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|“We Never Underestimate Our Audience”|
|Music - Feature Stories|
|Tuesday, 28 February 2006 18:00|
For Matt Oltman, the news that Chanticleer was auditioning singers didn’t sound real. A friend told him about the opportunity when he was a master’s student in England, he said, and his reaction was disbelief. “The Chicago Cubs are having open tryouts,” he said by way of comparison.
“Come try out.”
The Des Moines native did indeed try out, but there were no openings that year for tenors. He auditioned again the next year, and was accepted, and this season marks his seventh with the 12-member men’s chorus. He currently serves as the group’s assistant music director.
Oltman’s initial reaction to Chanticleer auditions is not surprising. For one thing, the vocal ensemble is held in incredibly high esteem. Its Web site (http://www.chanticleer.org) includes raves from coast to coast, but most compelling is this from the Los Angeles Times: “Chanticleer fascinates and enthralls for much the same reason a fine chocolate or a Rolls Royce does: through luxurious perfection.”
For another thing, Chanticleer surely represents a pinnacle for classical singers, as the only full-time classical vocal ensemble in the United States. When a singer becomes part of Chanticleer, the days of endless auditions and odd jobs end.
The San Francisco-based, Grammy-winning group will be performing a free concert on March 13 at the Wesley United Methodist Church in Muscatine. Although Chanticleer was originally established (in 1978) to perform music from the Renaissance, its repertoire has expanded to include gospel, jazz, and world music, along with contemporary classical compositions. From its inception, one goal of Chanticleer has been to give voice to works that audiences seldom hear, and that now includes everything from forgotten “early” music to new works the ensemble has commissioned.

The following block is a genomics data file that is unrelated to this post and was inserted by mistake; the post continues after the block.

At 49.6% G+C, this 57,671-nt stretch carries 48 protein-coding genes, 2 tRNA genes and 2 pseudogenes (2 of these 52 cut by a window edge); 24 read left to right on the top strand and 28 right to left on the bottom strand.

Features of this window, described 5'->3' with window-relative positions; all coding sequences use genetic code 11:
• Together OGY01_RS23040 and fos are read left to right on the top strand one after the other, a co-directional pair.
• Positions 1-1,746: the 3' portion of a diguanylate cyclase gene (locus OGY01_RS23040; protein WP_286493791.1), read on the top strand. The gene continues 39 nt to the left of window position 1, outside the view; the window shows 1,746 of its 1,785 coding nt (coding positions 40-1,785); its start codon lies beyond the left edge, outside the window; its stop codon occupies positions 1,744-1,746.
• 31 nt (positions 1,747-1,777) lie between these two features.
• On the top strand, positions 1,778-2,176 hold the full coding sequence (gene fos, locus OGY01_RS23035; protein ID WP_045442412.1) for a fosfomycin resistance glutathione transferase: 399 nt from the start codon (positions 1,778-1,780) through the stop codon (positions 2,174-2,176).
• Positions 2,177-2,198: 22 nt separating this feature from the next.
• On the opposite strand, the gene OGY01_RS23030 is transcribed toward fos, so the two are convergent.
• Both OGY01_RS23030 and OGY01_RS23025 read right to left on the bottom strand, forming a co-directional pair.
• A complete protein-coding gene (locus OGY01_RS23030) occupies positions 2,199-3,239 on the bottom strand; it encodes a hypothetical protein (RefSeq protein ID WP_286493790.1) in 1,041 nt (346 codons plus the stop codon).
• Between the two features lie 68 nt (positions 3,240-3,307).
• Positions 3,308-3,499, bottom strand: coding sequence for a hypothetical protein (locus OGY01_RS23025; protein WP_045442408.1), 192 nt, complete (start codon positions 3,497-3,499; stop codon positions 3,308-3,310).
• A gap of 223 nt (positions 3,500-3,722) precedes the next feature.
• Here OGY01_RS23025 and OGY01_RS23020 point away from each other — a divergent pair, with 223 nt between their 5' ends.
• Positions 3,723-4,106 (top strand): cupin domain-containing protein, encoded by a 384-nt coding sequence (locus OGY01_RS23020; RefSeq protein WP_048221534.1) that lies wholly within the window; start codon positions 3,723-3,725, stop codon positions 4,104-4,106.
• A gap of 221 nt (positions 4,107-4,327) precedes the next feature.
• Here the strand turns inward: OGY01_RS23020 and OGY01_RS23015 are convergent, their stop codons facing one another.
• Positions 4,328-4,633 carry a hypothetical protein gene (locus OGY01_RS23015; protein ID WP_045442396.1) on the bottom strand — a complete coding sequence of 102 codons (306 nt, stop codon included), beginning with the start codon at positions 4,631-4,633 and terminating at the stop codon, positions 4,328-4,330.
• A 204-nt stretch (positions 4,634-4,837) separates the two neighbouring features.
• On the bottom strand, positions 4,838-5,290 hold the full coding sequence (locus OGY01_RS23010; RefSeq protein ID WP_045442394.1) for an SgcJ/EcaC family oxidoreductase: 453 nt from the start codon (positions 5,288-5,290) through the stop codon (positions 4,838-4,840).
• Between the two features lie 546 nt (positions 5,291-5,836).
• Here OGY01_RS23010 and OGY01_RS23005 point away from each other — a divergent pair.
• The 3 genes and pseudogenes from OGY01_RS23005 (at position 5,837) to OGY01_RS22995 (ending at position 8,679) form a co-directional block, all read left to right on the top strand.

That expansive mission is reflected in the group’s EarthSongs program, which it will perform in Muscatine. The program covers a span of more than 400 years, starting in the 16th Century.
The 31-year-old Oltman said in an interview last week that the program is not what audiences might expect in terms of tone; it is not simply a celebration of the Earth, but instead reflects our complicated relationship with the planet.
“What I like about this program is that ... especially in the first half there’s a bit of a journey,” he said, starting from a joyful place and then moving toward alienation: “I have become lost to the world and reject it.”
And while audiences might anticipate soothing, grounded songs, Oltman said the program is challenging and innovative, particularly the works of Chinese composer Chen Yi. “They’re so whimsical and they’re so true to her homeland, and yet very challenging,” he said. “The majority of the audience will have never heard anything like some of Chen Yi’s music coming out of human bodies. People seem to like to be stretched in that way.”
Chanticleer understands that even the challenging music of a live program has to be digestible and comprehensible on first listen, he added, and the trick is to find a balance. A piece, he said, can be “wholly foreign to an audience and yet [must] somehow not turn them off ... really draw them in.” The challenging compositions in EarthSongs, he noted, have received the largest ovations. “We never underestimate our audience,” he said.